The promise of many distributed system frameworks (such as Spark, Flink, Heron to name a few) is that the programmer may write her software in such a way that treats a collection of physically discrete compute resources as a single giant computer. This abstraction is exactly the way that most developers want to interact with a collection of resources: the programmer will provide the computational logic and the framework will handle the messy business of work distribution, job scheduling, retries and computational result collation/reassembly. This attractive abstraction of a single giant computer has a number of lurking sharp edges and leaks - the gap between the promise and the reality of an implementation. This talk explores the gap between the pristine theoretical model of these computational frameworks, the messy real world implementations of those frameworks, and how we could find better ways to communicate the sharp edges of a leaky abstraction.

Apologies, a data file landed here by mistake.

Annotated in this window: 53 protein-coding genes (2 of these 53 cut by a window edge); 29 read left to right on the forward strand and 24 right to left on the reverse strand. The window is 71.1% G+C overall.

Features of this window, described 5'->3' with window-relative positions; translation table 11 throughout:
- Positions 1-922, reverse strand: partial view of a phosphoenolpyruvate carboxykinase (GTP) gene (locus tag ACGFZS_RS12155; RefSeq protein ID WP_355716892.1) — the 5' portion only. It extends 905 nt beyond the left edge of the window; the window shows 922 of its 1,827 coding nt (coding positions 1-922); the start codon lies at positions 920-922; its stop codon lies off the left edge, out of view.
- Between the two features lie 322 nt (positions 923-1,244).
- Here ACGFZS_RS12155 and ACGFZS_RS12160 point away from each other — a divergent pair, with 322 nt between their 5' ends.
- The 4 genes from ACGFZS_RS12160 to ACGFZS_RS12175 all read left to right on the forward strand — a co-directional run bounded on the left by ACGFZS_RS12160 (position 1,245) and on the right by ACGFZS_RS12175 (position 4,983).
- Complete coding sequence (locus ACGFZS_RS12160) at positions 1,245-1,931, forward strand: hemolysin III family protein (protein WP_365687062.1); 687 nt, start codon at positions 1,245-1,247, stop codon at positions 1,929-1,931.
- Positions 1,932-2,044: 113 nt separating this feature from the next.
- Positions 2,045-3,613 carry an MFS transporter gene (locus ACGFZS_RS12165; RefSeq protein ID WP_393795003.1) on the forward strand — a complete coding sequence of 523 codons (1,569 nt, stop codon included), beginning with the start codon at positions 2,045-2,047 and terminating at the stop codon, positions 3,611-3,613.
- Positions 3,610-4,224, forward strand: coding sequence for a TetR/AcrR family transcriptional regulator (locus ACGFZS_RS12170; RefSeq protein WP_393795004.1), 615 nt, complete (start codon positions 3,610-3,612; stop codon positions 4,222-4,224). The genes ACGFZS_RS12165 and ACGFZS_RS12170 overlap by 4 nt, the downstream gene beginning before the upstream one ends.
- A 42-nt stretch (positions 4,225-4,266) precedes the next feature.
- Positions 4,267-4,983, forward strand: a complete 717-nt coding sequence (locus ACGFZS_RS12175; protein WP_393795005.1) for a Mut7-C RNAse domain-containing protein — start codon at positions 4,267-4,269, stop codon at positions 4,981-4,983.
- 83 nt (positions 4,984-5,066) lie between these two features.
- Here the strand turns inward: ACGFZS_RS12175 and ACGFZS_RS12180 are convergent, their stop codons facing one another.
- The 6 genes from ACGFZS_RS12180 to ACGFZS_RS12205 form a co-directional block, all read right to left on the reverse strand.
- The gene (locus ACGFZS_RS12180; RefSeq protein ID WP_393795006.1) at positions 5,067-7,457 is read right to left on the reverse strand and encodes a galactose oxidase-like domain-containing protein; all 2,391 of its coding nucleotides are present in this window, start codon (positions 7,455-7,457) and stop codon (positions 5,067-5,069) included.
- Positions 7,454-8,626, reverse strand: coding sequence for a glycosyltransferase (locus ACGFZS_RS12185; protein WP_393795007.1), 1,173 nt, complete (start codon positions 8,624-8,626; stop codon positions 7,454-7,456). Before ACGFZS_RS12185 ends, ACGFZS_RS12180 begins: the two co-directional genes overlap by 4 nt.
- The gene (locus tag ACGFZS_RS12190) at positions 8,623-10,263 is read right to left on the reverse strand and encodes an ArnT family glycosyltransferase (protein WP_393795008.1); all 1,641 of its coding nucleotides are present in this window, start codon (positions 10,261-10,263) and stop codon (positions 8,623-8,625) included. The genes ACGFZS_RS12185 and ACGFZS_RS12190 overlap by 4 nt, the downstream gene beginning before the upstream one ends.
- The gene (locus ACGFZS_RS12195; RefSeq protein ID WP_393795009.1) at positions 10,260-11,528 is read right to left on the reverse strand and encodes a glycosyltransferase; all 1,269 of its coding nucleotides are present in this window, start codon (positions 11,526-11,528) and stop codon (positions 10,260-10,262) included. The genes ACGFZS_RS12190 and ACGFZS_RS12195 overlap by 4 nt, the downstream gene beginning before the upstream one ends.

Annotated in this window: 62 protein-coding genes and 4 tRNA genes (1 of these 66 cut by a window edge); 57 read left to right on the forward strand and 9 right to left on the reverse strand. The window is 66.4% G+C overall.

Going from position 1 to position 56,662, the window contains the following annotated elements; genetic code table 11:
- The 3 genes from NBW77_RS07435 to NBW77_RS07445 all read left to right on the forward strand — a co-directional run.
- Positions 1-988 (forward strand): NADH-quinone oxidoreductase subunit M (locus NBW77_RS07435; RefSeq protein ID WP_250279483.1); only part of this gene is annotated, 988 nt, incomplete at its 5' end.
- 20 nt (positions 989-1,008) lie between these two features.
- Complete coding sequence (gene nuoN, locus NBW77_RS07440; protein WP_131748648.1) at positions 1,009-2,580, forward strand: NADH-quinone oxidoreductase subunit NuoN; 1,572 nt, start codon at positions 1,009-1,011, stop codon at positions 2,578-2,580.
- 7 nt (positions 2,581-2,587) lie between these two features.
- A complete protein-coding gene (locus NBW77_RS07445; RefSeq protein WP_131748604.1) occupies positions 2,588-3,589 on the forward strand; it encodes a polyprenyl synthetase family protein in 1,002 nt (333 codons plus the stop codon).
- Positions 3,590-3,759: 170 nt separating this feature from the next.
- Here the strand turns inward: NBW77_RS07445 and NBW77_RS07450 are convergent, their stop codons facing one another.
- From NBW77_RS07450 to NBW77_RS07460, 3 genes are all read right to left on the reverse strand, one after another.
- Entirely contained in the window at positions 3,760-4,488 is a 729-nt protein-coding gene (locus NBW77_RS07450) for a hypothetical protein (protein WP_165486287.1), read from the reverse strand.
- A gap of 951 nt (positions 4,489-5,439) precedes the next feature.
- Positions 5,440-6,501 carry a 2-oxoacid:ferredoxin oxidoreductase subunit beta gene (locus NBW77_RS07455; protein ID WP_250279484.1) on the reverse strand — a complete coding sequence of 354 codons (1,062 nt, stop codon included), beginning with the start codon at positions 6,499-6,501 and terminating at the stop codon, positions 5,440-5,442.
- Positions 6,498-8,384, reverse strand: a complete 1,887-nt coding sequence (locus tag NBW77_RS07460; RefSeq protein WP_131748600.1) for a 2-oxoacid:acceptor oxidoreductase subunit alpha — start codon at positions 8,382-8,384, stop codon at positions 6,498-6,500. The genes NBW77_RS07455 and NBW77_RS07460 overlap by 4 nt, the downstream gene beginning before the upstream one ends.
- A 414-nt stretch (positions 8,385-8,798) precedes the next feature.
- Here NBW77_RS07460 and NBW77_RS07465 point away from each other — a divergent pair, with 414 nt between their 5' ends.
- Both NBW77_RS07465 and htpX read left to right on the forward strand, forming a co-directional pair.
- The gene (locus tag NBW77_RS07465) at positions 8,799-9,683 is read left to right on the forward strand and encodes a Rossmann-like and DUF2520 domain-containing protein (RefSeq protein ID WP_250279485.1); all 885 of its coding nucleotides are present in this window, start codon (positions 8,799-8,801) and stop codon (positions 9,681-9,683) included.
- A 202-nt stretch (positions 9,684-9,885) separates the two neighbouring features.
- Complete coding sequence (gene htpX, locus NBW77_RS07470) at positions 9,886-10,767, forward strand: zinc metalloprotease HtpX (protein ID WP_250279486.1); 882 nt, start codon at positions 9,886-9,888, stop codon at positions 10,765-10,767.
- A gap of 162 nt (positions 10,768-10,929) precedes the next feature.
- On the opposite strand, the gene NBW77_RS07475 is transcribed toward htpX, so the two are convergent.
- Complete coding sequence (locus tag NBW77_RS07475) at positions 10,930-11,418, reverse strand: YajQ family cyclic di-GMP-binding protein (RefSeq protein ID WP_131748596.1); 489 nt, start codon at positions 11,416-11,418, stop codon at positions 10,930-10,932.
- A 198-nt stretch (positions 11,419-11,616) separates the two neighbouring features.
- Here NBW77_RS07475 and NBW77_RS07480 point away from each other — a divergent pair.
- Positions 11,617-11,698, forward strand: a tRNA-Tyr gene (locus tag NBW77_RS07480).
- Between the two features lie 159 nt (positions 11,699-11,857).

Mark has been developing software for over 20 years. In the past 6 years, he has been developing scalable software for distributed systems at his day job using functional languages and idioms. Mark also runs a functional programming meetup in Houston, Texas.